If you are sitting on the fence, thinking to yourself, you know what? I am making a decent amount of money an ICU nurse right now. Should I really go back to school and bust my butt for three years? Incur all that debt? Undergo all that stress? Is it worth it, will my job satisfaction increase all that much?
Well, I hope to answer some of these questions for you in today's episode, and I hope that this gives you a little clarity. But, spoiler alert, I’d go back to CRNA school 1,000x over. And most of my colleagues would say the same.
CRNAs can practice independently, but this depends on a few factors. Certain states are called opt-out states. These states “opt out” of medical supervision. CRNAs also practice under what is called an ACT model. This means that you have one anesthesiologist supervising a certain number of rooms. The ACT model can be broken down into two categories: medical supervision or medical direction. Basically, medical direction means that anesthesiologists are required to be more hands on, and medical supervision means that they can be more hands-off, and available if needed. It mostly has to do with billing requirements.
In both settings (I’ve worked in both) nobody is looking over my shoulder telling me what drug to give, nobody is micromanaging my every move. I am the one to make the decisions, I am the one to decide what to do next. This is a huge factor in my job satisfaction.
As an ICU nurse I was used to taking care of really sick patients. But when you add anesthesia to the mix, and add surgical complications to the mix, you really have to have solid critical thinking skills because so much can go wrong with even just one of those pieces of the puzzle. But don’t worry, that’s anesthesia school is for!
Focusing on one patient at a time is one of my favorite things about being a nurse anesthetist. Even though the patient is asleep, I get to know them really well by what their vital signs are telling me. I can understand which drugs they respond to better, I get to see how sensitive they are to surgical stimulation and pain, I can see how their body reacts to different hemodynamic changes. There’s no running around from room to room, you’re focusing on one patient at a time.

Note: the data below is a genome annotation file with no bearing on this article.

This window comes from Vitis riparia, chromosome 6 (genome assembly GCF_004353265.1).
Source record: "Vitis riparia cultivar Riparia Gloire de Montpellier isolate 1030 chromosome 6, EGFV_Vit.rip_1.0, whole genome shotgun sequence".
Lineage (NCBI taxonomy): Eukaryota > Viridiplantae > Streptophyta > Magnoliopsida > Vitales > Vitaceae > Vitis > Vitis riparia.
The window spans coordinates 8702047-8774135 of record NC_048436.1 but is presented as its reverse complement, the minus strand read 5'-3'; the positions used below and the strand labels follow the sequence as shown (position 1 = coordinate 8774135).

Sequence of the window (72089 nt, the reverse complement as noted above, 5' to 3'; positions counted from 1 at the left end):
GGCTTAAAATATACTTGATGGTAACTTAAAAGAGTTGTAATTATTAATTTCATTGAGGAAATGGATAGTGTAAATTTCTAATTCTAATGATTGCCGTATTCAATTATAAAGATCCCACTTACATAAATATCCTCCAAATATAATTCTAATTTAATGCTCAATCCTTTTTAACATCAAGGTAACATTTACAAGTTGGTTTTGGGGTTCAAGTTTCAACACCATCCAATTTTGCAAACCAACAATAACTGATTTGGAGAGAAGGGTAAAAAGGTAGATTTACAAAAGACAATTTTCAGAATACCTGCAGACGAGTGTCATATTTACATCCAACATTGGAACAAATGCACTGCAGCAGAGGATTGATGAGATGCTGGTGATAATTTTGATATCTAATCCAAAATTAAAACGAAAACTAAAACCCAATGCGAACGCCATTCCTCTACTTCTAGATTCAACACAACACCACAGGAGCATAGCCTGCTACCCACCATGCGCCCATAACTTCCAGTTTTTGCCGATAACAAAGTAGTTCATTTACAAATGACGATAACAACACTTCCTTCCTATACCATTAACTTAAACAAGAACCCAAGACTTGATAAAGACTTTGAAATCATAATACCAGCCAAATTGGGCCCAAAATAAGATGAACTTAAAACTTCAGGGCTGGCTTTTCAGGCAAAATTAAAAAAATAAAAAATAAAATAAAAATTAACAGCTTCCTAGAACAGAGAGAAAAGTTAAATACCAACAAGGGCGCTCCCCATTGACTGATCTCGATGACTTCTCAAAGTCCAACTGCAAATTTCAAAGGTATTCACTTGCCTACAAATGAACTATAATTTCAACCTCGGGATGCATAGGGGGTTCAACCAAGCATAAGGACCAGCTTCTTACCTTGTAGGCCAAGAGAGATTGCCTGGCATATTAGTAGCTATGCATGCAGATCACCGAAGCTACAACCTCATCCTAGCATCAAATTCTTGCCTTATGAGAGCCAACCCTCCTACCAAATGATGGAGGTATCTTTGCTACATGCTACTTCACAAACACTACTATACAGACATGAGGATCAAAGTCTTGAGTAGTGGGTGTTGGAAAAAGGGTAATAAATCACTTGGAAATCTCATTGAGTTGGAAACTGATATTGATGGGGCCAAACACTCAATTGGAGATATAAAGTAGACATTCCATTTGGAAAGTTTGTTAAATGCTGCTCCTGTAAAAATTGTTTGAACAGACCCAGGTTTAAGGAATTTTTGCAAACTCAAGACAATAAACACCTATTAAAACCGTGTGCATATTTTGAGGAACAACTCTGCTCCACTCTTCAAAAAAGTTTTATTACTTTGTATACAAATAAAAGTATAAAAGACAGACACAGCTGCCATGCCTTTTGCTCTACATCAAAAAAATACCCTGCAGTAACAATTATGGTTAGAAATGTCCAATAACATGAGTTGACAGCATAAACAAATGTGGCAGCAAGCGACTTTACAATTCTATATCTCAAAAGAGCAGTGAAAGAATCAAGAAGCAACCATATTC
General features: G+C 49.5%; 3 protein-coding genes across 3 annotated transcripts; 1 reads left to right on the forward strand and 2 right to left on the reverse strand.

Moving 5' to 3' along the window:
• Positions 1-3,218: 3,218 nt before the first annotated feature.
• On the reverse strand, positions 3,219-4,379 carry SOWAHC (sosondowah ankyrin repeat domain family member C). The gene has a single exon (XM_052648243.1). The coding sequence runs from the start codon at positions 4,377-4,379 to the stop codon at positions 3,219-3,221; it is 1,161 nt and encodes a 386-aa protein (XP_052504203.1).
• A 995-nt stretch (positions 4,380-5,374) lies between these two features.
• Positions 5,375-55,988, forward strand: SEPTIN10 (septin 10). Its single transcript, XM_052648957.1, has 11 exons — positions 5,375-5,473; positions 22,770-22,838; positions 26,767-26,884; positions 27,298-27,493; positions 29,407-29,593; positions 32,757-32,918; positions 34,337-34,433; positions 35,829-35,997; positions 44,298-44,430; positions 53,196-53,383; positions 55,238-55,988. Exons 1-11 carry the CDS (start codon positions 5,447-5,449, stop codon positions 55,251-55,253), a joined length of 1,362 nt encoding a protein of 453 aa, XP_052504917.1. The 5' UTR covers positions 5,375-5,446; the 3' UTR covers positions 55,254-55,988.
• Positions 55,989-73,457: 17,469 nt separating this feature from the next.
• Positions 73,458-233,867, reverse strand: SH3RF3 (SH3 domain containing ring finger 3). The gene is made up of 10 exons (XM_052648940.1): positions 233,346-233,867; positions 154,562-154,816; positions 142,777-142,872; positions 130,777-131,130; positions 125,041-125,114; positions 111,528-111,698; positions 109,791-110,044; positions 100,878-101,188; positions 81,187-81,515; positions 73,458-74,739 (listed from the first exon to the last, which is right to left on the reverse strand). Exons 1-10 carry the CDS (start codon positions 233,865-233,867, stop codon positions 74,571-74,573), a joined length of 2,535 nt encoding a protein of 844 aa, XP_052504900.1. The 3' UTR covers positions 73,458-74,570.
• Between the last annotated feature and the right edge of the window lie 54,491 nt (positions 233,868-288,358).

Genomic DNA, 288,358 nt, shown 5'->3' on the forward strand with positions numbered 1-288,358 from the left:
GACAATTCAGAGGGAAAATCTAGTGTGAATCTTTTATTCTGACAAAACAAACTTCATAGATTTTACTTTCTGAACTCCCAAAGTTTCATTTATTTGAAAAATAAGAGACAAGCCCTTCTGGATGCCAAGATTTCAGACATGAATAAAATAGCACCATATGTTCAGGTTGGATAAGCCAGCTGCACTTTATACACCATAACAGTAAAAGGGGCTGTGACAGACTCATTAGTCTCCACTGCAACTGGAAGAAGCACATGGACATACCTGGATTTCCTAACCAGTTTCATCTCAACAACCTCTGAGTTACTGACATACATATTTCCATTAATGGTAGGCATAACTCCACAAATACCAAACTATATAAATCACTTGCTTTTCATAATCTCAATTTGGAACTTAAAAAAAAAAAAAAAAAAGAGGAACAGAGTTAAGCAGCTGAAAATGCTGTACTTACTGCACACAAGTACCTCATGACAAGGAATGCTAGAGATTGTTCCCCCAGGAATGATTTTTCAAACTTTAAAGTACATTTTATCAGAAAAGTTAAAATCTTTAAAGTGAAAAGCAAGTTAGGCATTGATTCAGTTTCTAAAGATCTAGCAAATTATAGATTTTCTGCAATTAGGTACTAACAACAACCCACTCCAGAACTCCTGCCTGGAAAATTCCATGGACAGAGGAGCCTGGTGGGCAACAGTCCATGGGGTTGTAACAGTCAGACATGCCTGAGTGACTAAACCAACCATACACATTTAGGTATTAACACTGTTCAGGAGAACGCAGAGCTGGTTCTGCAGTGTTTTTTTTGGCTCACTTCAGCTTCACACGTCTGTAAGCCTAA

What's the first thing when you think of ABC's? It's airway. The entire surgical team understands how important managing the patient's airway is. The surgeon understands that he or she cannot operate unless anesthesia is ready to proceed. The entire perioperative team is looking to you at the head of the bed for direction and guidance.
As a CRNA, I have more skills in my tool belt. In addition to intubation, I am able to insert central lines, arterial lines and peripheral nerve blocks. If I think the patient needs an A-line? I’m putting one in. Did we convert to an open laparotomy on a case that was supposed to be laparoscopic? No problem, I’ll do a TAP block afterwards (blocking the nerves that supply pain to that large incision).
Yes, traveling ICU nurses can make a LOT of money. But, for me, it’s not all about the money, as I’m sharing with you here. However, as a CRNA you’re compensated well for your role, responsibility, and education. According to the Bureau of Labor Statistics (BLS) in 2021 Certified Registered Nurse Anesthetists made a mean of $202,470. And remember, that’s the average. By working independently, doing your own billing, doing locums, you can make well over that amount. You can check out our juicy blog titled, “How Much Do CRNAs Actually Make?” here.
Have I convinced you to become a CRNA yet? If you're still on the fence go ahead and watch our free masterclass, Getting Into CRNA School 101! We dive deep into understanding what it takes to apply and get in. Maybe that will help you decide if you’re ready to make the leap!
In 30 seconds, you'll have a tailored plan, 3 free downloads, and resources hand-selected for you.
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